Jagger Jones and the Mummy’s Ankh by Malayna Evans My rating: 1 of 5 stars “KA-TASTROPHY” Or “The story erupted from his mouth like vomit.” I got this book for free as a win from LibraryThing’s Early Reviewers program. Thanks! There are books I’d love to just completely forget about, e. g. Lord of the Rings or Harry Potter so that I could read them again for the first time. Others, I simply want to forget. This book is one of the latter. Reading “Jagger Jones and the Mummy’s Ankh” does indeed feel like the story erupted from [the author’s] mouth like vomit. Seriously, as an author you should be able to at least stay above that level. That seems to be the primary issue, though: The author, Malayna Evans, is the self-professed “author of the middle grade time travel series, The Egyptified Joneses” (from her blurb at Amazon) – despite this being her debut title and she simply can’t write: – Evans’s severely limited vocabulary shows all over the place, e. g. all people are doing if they’re in distress or even hurt is moaning: Jagger moaned as his little sister spun and zoomed back into the house.Jagger moaned…

Operation Hail Storm by Brett Arquette
Advance Review Copy (ARC) , Book Review / January 12, 2018

Operation Hail Storm by Brett Arquette My rating: 1 of 5 stars I was given this ebook for free by the author. In short: An eccentric rich guy called Hail kills a North Korean bad guy, the US administration notices, sends Hail on a mission to break stuff and sends a female “supermodel” CIA agent, Kara, with him. The story is lousy and the entire book has tons of useless techno babble in it that should simply have been scrapped. One of the main characters puts it very nicely: “That meant nothing to Kara. But she did understand that the ship’s big gun was being loaded and brought online. How it worked, she didn’t care.” Neither do we, especially not after having been treated to pages after pages about steering drones, activating weapons, etc. The protagonist, Hail, is a highly annoying character: Hail is sexist…“It was so damn difficult to register this face, this body, this female package with a hardcore CIA agent.”“It was just so damn difficult to take this supermodel for real.” … a macho with nasty attitudes, seeing himself as “the executioner – an exterminator of vermin”, with a blatant disregard for people in general… “The lieutenant…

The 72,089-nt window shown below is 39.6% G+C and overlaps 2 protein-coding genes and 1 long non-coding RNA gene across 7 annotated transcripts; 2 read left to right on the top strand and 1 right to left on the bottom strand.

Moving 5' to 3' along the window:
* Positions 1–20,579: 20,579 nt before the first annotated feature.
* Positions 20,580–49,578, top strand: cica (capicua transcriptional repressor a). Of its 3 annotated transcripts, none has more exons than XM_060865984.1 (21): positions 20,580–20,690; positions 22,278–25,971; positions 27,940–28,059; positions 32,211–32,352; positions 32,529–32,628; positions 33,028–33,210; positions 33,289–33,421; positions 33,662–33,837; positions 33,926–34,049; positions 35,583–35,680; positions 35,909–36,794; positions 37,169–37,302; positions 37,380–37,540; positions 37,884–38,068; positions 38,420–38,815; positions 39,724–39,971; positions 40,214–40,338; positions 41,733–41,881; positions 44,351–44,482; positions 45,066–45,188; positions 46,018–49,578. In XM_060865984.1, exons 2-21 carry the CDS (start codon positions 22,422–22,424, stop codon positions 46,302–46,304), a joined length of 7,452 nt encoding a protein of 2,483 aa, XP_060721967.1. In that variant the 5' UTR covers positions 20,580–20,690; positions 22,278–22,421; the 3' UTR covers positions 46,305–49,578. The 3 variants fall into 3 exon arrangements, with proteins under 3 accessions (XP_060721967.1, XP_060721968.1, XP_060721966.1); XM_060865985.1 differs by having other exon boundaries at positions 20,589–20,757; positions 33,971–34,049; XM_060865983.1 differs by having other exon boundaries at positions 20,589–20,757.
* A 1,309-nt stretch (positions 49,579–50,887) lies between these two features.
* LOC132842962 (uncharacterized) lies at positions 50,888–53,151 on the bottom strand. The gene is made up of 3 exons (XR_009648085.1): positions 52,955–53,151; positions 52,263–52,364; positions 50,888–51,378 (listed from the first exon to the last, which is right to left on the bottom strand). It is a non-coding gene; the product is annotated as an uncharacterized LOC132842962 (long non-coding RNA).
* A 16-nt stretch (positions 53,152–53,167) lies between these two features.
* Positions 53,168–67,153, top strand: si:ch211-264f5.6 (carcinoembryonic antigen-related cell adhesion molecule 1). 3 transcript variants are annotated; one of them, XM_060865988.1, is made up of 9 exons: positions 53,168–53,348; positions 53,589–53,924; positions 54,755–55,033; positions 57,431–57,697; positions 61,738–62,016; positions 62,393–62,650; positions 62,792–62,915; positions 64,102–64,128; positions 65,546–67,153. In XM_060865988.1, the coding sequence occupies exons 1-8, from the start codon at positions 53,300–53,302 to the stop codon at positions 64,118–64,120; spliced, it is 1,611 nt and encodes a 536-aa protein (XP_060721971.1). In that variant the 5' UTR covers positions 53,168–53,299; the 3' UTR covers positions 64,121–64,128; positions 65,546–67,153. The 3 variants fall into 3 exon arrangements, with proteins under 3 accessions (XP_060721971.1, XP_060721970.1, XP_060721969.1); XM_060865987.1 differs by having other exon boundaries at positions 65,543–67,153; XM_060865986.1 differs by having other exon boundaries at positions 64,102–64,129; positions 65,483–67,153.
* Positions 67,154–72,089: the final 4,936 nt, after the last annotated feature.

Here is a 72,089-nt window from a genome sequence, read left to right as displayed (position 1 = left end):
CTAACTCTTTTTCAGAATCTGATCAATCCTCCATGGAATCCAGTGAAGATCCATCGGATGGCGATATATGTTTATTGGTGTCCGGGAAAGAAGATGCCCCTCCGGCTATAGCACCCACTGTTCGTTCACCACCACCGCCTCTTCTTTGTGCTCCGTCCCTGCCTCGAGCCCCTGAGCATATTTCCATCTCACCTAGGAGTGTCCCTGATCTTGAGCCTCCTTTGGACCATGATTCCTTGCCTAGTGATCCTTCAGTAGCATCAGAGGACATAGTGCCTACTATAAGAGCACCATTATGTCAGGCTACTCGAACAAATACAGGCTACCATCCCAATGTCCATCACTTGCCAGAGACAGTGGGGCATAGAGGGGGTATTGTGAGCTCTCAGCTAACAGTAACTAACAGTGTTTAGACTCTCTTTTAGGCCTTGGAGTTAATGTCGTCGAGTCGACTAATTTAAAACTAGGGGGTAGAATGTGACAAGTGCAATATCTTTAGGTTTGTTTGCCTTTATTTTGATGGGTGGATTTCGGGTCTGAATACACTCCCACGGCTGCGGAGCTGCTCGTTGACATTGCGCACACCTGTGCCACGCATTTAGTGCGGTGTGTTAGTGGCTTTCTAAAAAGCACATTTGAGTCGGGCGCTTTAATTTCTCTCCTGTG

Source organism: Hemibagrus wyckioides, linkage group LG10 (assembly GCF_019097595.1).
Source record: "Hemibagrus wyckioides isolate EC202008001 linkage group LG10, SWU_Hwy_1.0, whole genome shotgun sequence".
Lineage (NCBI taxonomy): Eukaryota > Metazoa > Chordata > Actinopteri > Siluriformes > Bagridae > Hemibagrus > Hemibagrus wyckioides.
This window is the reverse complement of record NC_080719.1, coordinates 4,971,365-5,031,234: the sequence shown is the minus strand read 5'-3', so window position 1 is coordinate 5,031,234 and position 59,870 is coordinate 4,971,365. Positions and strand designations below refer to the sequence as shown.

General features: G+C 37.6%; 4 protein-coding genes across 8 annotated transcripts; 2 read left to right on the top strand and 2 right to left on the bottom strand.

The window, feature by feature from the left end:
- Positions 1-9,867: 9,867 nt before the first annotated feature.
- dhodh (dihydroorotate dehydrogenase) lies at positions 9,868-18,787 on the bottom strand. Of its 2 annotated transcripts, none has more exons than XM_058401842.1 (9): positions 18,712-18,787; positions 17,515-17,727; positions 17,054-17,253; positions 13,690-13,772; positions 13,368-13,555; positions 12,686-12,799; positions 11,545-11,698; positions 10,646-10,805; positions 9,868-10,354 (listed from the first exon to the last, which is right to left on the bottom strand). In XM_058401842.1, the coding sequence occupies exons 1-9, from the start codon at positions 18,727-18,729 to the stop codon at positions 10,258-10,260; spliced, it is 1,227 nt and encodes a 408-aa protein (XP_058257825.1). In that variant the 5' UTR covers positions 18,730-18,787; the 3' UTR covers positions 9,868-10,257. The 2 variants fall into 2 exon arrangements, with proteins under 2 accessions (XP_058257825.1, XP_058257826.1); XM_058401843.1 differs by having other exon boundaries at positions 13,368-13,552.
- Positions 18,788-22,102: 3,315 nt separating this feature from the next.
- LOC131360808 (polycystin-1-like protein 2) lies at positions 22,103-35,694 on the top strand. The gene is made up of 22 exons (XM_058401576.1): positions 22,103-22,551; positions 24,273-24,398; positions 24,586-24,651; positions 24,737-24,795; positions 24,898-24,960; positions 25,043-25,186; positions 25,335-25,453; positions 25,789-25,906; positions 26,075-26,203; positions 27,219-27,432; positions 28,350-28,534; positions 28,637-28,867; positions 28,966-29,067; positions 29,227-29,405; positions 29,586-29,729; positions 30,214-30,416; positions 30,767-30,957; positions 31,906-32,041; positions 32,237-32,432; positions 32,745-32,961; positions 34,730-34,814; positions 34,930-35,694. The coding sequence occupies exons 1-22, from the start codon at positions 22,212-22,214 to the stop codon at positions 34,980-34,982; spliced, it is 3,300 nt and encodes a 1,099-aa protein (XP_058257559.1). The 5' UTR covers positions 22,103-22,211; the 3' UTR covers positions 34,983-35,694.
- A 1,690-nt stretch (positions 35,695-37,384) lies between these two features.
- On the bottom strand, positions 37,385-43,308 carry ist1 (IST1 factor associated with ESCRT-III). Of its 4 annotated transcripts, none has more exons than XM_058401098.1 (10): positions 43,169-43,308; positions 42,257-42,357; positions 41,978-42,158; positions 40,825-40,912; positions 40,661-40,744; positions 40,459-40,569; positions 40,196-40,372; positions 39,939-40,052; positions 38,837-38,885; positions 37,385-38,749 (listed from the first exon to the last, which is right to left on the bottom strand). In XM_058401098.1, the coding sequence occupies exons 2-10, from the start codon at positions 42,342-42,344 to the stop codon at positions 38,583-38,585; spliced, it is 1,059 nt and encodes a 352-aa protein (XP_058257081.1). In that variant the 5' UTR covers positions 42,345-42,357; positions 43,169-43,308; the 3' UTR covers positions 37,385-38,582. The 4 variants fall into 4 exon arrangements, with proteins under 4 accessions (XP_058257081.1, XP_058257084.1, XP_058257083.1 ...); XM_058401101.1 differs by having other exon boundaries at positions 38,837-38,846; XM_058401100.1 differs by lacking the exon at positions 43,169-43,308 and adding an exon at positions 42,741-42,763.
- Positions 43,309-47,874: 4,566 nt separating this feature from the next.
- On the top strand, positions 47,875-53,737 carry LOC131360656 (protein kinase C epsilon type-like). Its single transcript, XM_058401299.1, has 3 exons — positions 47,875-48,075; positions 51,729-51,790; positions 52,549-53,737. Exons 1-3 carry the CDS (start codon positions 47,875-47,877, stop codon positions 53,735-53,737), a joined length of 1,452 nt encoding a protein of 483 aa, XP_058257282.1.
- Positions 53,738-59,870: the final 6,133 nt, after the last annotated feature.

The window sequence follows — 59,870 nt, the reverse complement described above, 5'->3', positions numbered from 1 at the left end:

Rise by Jennifer Anne Davis